Acutely aware of the fact that the government doesn’t run “a great public education system”, Botswana Democratic Party MPs prefer to send their children to much more efficient private schools.
That was how the Leader of the Opposition, Duma Boko, characterised the ruling party’s circumvention of a problem it has created. Globally, Botswana is among the Top 5 highest spenders in education. However, as study after study has shown, educational outcomes are not commensurate with that level of spending. Boko’s explanation for this discrepancy is that the money goes to non-educational expense.
“The unstinted millions that we poured in education have gone to fund a bloated bureaucracy and failed to transform the classroom and the learning environment positively. The more we have increased funding, the worse the results have become,” said the MP adding that in order to protect their own families against a chaotic education system, the BDP leadership is placing their children as far away from government school system as possible. “It comes as no wonder then, that none of my colleagues on this side of the aisle send their children to public schools. None of you. It is a searing indictment of your education system.”
If a good number of Batswana have been able to move from poverty to prosperity, it is mainly because of education. However, Boko lamented that education no longer has pride of place in the nation’s opportunity infrastructure.
“Education should be, as we got to know when we were growing up, the only sure escape from poverty by all. Most MPs and many in public service are living testimony of the empowering role of education. Except for a few who inherited prestige and privilege, most Batswana come from humble backgrounds. Education used to enable them to overcome poverty. This sadly is no longer the case,” he said.
Going back decades, fly-by-night schools have been part of the education system but the establishment of the regulatory authorities at the turn of the century gave both students and parents conscious hope that this nocturnal aviation activity would finally be eliminated. However, even as the Human Resources Development Council and the Botswana Qualifications Authority continue to grow from strength to strength, fly-by-night schools continue to roaring business. Boko said that private providers of vocational and technical education are just interested in profit and care less about the quality of training they provide.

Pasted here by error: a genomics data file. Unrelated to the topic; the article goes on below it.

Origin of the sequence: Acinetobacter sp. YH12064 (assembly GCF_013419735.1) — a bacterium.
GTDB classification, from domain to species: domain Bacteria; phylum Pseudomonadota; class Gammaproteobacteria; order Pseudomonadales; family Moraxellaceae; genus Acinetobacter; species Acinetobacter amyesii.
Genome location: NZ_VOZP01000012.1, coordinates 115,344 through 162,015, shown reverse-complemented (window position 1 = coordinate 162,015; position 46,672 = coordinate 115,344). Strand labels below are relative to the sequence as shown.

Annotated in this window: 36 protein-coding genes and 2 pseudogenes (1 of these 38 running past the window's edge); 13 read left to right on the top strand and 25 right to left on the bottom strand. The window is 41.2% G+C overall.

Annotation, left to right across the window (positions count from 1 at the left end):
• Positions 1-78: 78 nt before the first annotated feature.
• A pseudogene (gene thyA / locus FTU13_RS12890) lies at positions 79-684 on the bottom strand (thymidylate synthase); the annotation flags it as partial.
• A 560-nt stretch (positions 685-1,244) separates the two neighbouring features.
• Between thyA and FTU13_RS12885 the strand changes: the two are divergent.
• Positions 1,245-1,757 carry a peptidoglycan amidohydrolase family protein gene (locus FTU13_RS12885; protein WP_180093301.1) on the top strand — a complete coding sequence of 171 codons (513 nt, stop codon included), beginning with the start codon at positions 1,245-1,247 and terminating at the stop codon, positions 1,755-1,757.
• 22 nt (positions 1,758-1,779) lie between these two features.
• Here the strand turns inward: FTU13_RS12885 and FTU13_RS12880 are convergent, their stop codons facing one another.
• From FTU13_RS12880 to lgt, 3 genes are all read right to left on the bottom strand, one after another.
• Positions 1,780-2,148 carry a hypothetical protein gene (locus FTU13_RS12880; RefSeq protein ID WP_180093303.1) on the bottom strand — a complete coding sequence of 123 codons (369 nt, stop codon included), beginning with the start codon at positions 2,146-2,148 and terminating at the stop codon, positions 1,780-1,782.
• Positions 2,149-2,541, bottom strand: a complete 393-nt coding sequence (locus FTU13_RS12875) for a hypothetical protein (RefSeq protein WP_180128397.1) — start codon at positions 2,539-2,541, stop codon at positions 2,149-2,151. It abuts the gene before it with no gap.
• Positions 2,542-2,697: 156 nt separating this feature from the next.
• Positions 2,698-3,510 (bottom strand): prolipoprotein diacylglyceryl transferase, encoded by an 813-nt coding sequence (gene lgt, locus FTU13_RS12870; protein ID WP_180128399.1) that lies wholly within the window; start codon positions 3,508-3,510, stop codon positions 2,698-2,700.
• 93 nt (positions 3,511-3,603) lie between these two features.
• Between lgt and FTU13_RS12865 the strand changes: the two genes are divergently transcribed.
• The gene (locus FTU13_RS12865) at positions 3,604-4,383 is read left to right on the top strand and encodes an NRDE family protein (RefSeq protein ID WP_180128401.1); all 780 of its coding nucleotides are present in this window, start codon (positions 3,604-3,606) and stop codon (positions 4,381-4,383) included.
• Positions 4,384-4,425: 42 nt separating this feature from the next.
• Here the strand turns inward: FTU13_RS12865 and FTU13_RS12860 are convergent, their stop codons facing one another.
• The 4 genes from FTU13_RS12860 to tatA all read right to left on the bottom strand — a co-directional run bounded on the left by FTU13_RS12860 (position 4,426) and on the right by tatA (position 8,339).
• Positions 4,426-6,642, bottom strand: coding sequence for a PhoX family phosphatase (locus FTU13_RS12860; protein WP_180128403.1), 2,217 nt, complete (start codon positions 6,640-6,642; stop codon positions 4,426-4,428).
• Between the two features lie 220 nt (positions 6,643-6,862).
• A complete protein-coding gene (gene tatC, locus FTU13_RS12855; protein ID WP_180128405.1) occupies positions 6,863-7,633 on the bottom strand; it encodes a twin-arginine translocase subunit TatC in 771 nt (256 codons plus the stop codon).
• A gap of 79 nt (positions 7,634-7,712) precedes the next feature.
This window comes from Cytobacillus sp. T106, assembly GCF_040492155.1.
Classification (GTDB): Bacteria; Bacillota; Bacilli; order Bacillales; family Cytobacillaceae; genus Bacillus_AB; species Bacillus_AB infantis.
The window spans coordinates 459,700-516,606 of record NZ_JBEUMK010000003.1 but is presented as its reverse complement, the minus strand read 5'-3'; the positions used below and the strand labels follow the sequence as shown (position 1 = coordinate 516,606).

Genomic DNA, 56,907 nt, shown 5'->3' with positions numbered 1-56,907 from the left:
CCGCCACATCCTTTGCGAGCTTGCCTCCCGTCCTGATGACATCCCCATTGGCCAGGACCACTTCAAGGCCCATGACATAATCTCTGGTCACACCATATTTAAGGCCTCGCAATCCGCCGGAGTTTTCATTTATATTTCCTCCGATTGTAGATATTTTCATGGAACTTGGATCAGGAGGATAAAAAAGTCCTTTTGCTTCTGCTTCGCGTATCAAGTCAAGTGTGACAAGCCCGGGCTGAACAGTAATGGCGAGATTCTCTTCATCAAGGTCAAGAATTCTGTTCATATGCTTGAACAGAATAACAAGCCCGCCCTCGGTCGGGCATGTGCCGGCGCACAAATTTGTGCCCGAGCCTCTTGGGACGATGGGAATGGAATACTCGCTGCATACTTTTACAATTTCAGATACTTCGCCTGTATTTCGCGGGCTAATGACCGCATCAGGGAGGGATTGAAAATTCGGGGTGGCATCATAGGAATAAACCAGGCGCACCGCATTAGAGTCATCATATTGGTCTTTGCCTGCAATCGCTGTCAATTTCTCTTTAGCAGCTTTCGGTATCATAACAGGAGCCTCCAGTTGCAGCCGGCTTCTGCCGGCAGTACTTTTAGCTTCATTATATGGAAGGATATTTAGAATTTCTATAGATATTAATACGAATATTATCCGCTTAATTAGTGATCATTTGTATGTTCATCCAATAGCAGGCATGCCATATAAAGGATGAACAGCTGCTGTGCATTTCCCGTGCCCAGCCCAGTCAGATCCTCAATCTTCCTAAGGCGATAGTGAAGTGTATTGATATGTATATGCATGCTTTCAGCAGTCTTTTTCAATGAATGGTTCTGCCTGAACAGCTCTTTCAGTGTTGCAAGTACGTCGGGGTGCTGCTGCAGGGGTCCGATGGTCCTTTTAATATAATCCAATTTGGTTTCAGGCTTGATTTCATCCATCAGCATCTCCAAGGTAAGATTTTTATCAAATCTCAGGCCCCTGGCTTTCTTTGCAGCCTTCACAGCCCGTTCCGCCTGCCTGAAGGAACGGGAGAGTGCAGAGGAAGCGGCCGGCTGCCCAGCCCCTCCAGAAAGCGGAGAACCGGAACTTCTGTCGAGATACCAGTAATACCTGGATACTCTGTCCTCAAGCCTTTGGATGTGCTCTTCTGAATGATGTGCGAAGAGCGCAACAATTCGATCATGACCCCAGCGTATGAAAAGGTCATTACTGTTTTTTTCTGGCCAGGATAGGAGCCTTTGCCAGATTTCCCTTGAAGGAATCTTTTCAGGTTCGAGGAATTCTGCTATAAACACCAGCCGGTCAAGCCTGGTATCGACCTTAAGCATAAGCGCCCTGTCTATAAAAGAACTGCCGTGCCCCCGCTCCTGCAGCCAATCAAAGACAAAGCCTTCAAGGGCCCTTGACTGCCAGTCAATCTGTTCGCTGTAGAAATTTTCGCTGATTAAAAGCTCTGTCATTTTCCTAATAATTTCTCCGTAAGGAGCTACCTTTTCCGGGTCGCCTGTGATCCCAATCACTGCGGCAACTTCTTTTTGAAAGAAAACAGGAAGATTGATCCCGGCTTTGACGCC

“In fact, some of them claim funds from the training levy for students’ attachment when they do not have such attachment programmes. This is fraudulent behaviour. And yet, government turns a blind eye to all these.”
A recent World Bank report that assesses Botswana’s poverty notes another education-related problem. According to this report, the gap in educational outcomes between the rich and poor persists, even though primary education is free.
This suggests the poor face non-fee barriers that compromise their educational outcomes, including the cost of accessing education (e.g., distance to school). Unfortunately, rural residents face poorer educational outcomes than residents of cities and towns,” the World Bank says.